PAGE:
Monday, May 26, 2014

Fr. William Doyle, S.J. Chaplain Of The Battle of Ypres "They Speak His Name With Tears"

[The following letter, written by Father William Doyle a few days before he was killed during the advance of Irish troops north-east of Ypres on August 17th, 1917, is a chapter of autobiography needing the fewest possible notes in its elucidation. This Jesuit Chaplain of the Irish Province was the son of Mr. Hugh Doyle of Dalkey, co. Dublin, for many years Registrar of the Dublin Bankruptcy Court; he was forty-four years of age when he wrote this to his father, aged eighty-six.* Educated at Radcliffe by the Rosminians, William Doyle nevertheless became a Jesuit. He studied in Belgium, was ordained at Milltown Park in 1907, was Professor at Clongowes (where he founded and edited The Clongovmian) and subsequently laboured in Limerick and in Dublin. In November, 1915, the call to more strenuous service came to him, and three months later he went to the Front with the 16th Irish Division. For his bravery at Ginchy he was awarded the Military Cross, and he was afterwards commended by his Commanding Officer for the V.C., which, however, he was not to receive. As a preamble to his own letter may be quoted a line from that of a brother-chaplain, written about Father Doyle before his death : "He is a marvel. They may talk of heroes and saints—they are hardly in it!" That exclamation neither the saints nor heroes aforesaid, nor yet the eighth Urban of the scrupulous Decree, will in anywise take amiss.]

July 30th, 1917.—For the past week we have been moving steadily up to the Front. It was half-past one a.m. when our first halting-place was reached, and we marched again at three. It was the morning of July 31st,. the Feast of St. Ignatius, a day dear to every Jesuit, but doubly so to the soldier sons of the soldier Saint. Was it to be Mass or sleep ? Nature said " sleep," but grace won the day; and while the weary soldiers slumbered the Adorable Sacrifice was offered for them. As we fall into the line once more the dark clouds are lit up with red and golden flashes of light, the earth quivers with the simultaneous crash of thousands of guns—the Fourth Battle of Ypres has begun. . . . The road was a sight never to be forgotten. On one side marched our columns in close formation. On the other galloped by an endless line of ammunition waggons, extra guns hurrying up to the Front, and motor-lorries packed with stores of all kinds ; while between the two flowed back the stream of empties and ambulance after ambulance filled with wounded and dying. We marched on through the City of the Dead—Ypres, out again by the opposite gate. A welcome halt at last, with perhaps an hour or more of delay. At that moment the place for sleep did not matter two straws—a thorn-bush, the bed of a stream, anywhere would do to satisfy the longing for even a few moments of slumber after nearly two days and nights of marching without sleep. I picked out a soft spot on the ruins of a home, laid me down with a sigh of relief.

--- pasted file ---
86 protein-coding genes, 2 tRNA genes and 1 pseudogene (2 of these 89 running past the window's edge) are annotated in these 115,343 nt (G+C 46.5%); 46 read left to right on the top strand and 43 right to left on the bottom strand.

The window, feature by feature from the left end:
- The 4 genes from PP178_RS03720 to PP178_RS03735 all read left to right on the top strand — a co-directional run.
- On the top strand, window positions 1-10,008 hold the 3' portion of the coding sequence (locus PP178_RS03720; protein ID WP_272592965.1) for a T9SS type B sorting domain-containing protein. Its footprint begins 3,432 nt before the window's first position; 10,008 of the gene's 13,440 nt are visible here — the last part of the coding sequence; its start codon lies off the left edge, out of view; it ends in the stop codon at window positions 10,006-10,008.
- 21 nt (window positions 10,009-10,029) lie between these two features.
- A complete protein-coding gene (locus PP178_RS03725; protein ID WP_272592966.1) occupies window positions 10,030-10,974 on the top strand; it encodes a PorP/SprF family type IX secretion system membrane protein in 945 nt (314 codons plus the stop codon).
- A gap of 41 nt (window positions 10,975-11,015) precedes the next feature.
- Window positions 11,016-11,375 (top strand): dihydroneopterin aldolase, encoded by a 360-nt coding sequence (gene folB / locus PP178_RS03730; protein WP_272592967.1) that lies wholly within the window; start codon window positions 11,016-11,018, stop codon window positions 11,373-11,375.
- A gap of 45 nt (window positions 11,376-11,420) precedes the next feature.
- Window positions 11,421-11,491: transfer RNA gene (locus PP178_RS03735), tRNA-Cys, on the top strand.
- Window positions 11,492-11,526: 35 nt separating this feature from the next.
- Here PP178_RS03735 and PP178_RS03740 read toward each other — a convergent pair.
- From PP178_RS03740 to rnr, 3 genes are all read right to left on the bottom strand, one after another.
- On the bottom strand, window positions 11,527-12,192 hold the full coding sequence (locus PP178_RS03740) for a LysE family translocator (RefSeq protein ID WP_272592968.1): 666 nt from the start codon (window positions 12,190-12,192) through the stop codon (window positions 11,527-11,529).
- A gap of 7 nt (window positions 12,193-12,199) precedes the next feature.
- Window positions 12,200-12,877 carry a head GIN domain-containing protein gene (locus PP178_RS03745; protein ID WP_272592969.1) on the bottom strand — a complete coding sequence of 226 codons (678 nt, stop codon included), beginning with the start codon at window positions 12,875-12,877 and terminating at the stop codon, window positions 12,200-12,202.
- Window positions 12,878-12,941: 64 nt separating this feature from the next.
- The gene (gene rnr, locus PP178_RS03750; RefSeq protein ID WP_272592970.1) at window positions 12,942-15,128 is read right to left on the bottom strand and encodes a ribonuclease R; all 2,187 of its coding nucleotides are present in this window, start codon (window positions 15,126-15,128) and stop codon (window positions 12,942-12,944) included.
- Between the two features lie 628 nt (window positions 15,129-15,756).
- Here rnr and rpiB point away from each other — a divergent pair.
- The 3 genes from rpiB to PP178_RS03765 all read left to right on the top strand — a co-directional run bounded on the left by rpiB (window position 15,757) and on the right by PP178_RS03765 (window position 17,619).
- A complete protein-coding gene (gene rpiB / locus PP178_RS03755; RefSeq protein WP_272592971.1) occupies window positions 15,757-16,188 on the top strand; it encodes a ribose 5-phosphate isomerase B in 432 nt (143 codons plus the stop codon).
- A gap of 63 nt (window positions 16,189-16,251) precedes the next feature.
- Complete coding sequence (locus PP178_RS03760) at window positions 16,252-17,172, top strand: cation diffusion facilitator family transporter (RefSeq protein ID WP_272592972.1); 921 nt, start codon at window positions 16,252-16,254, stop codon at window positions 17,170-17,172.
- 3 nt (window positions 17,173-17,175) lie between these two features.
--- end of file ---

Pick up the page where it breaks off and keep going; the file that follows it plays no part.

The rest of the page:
August 1st.—Morning brought a leaden sky, more rain, and no breakfast. Our cook, with the rations, had got lost during the night, so there was nothing for it but to tighten one's belt.
Sunday, August 12th —We have just got back to camp,, after (for me at least) six days and seven continuous nights on the battle-field. I shall give you the principal events of these exciting days, as I jotted them down in my notebook. (August $th.) All day I have been busy hearing the men's confessions, and giving batch after batch Holy Communion. My poor, brave boys—they are lying on the battle-field, some in a little grave dug and blessed by their chaplain, who loves them all as if they were his own children. Do you wonder that, in spite of the joy that fills my heart, many a time tears gather in my eyes as I think of those who are gone ? As the men stand lined up on parade I go from Company to Company giving a General Absolution, which I know is a big comfort to them. Then I shoulder my pack and make for the train which, this time, is to carry us part of our journey. "Top-end for Blighty, boys; bottom-end for Berlin !" I tell them as they clamber in, for they like a cheery word. "If you're in Jerryland, Father, we're with you too," shouted one big giant, and is greeted with a roar of approval.

As I marched through Ypres at the head of the column, an officer ran across the road and stopped me. "Are you a Catholic priest ? I should like to go to Confession." There and then, by the side of the road, while the men marched by, he made his peace with God, and went away, let us hope, as happy as I felt at that moment. It was a trivial incident; but it brought home vividly to me what a priest is, and the wondrous power given him by God.